Adopting a cat is a lifetime commitment. When you bring a cat into your family, you also accept responsibility to care for her health and well-being throughout her lifetime. This level of commitment should be obvious to cat guardians, but sadly, the number of cats being returned to shelters for health or behavior issues indicates that it is not.Continue Reading
cost of veterinary care
I’ve previously written about why I got pet insurance for Allegra and Ruby after being on the fence about it for many years. I looked at a lot of different plans, and found that there is a huge variety from plan to plan both in terms of what’s covered and what’s not, and in terms of how much is reimbursed. After making my decision and talking to people about it, I found that there are a lot of misconceptions about this topic out there. Today, I’m addressing five of the most common myths about pet insurance.Continue Reading
Guest post by Elizabeth Colleran, DVM
Three weeks ago, a long standing and wonderful client of ours scheduled a long-awaited dental procedure for her cat Lily. Until we could get her scheduled, she was on pain medication for the cavities we had previously diagnosed. Since we know that dental pain is the same in the cat as it is in people, we knew she was uncomfortable despite the fact that she was still eating. The only significant change the client noticed was that she tilted her head just slightly to one side while eating.Continue Reading
If I had a dollar for every time someone asked me this question, I’d be a wealthy woman! What most people don’t realize is that, relatively speaking, veterinary care, especially when compared to human healthcare, is actually not at all unreasonable. As a former veterinary hospital manager, I can give you some behind the scenes insight into what makes up the cost of veterinary care.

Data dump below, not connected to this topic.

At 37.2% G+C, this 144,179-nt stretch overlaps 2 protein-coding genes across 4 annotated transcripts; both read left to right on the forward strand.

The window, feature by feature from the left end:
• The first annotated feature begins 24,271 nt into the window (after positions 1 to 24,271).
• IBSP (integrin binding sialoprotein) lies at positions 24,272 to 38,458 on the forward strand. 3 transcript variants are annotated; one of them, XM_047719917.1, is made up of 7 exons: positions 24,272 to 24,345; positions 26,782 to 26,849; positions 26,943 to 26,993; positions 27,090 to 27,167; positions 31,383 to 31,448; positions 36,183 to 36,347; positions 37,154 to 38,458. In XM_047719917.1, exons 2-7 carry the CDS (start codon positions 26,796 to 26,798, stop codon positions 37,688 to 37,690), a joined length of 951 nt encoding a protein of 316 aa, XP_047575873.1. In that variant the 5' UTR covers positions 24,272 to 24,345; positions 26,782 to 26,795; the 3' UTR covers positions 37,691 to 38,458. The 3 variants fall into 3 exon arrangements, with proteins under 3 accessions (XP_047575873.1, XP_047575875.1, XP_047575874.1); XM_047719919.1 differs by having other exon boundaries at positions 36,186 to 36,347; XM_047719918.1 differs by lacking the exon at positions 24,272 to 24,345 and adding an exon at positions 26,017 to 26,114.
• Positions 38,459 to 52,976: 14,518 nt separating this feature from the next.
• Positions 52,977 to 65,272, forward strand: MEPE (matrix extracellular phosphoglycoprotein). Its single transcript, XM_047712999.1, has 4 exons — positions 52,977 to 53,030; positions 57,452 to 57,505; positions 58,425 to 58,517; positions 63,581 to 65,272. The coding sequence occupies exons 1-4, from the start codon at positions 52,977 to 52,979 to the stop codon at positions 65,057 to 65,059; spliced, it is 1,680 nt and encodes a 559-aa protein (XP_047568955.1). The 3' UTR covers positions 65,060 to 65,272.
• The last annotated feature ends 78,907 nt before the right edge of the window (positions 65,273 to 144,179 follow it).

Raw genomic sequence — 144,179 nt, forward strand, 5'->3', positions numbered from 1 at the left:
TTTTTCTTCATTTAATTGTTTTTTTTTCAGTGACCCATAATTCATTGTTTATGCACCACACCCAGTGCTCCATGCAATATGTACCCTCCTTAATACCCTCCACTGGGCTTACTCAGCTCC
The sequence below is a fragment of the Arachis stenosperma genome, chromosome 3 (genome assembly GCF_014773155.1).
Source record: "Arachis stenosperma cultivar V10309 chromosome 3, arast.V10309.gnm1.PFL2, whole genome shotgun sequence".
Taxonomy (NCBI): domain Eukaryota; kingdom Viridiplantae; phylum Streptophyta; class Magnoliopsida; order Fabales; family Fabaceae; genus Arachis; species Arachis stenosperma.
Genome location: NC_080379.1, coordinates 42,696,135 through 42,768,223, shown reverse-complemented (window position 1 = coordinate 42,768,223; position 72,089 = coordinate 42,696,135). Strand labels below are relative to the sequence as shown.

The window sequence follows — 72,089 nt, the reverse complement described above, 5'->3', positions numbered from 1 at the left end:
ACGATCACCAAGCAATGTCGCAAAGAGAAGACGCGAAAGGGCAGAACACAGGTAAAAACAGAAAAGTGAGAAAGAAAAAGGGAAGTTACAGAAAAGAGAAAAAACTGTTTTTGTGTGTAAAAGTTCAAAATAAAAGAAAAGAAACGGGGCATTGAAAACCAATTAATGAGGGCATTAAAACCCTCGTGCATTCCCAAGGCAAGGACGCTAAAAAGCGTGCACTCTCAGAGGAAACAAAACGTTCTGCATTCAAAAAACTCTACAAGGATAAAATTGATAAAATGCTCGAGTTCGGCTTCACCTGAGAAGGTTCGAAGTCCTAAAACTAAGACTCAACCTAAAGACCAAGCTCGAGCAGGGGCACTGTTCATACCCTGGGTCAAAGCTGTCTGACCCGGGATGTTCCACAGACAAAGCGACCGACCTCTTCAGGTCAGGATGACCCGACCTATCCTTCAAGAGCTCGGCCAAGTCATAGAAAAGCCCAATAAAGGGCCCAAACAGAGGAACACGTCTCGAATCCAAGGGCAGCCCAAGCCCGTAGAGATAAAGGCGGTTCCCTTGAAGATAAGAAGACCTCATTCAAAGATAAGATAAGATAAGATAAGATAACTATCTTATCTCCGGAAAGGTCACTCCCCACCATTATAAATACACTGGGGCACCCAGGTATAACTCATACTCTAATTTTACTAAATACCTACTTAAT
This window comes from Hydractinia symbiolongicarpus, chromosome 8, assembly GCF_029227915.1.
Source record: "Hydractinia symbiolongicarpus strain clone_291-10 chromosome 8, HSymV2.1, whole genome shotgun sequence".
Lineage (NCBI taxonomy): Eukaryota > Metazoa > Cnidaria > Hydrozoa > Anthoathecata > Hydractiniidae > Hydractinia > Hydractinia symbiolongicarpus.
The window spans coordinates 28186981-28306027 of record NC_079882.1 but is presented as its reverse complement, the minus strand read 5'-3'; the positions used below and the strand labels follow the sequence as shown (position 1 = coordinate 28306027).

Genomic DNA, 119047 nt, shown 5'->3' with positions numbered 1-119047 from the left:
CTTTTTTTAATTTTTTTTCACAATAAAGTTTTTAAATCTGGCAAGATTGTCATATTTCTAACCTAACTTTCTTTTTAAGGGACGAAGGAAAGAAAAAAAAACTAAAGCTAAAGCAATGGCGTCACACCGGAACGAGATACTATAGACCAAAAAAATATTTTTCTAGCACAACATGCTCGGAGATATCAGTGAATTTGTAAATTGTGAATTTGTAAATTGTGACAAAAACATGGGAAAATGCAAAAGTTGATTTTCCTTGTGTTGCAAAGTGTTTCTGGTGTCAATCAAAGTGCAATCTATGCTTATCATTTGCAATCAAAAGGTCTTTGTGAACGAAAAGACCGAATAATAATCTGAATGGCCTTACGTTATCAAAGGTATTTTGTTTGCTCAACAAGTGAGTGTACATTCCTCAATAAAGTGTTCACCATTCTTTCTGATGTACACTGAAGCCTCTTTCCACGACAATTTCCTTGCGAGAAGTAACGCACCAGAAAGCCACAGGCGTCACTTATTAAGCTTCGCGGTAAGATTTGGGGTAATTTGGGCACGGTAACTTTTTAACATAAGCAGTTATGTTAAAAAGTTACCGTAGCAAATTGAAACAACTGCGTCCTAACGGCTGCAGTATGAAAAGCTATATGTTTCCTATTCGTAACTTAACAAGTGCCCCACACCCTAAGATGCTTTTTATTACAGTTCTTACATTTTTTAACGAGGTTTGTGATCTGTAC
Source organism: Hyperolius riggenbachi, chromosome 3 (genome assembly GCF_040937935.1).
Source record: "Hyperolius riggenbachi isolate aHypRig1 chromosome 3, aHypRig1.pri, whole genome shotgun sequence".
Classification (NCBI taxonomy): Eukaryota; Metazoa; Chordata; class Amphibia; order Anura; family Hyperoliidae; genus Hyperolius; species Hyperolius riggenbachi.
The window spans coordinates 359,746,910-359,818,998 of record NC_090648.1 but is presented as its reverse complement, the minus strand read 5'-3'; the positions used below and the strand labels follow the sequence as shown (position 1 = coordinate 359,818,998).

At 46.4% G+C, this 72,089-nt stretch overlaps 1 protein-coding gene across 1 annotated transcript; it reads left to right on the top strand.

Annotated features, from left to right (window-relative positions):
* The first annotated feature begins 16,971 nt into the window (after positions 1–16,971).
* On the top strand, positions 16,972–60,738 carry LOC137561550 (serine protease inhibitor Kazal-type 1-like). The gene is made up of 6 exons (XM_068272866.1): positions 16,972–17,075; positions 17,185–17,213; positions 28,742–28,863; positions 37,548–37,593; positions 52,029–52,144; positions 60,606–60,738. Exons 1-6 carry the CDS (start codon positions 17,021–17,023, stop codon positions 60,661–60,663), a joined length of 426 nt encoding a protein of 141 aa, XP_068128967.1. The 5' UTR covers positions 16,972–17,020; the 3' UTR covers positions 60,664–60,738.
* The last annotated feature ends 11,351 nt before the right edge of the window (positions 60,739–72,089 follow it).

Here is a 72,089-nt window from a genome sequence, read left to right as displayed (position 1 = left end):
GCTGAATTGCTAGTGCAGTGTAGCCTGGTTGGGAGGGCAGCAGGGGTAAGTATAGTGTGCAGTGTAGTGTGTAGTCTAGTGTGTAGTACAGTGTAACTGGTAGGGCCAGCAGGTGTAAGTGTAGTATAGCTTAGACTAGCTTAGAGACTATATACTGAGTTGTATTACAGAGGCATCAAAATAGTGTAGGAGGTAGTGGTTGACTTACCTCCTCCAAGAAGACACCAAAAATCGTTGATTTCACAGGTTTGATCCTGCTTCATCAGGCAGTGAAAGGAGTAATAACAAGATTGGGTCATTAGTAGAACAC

Your cat’s veterinarian is not just your cat’s “family doctor”
Your cat’s vet is also her surgeon, radiologist, dentist, dermatologist, neurologist, ophthalmologist, psychiatrist, ears/nose/throat doctor, and pharmacist, all rolled into one. I’ve always felt that a veterinarian’s training and schooling is far more rigorous and complex than that of a physician. Not only can their patients not talk to them and tell them what’s wrong, but they have to study more than one species. During the first years of veterinary school, students also have to study large animal medicine, even if they know they’re never going to practice it. And even within the small animal track, there are multiple anatomies and disease processes to learn for each species, be it cats, dogs, ferrets, rabbits, or even scaly critters.
A veterinary clinic is a business
Just like any other business, Continue Reading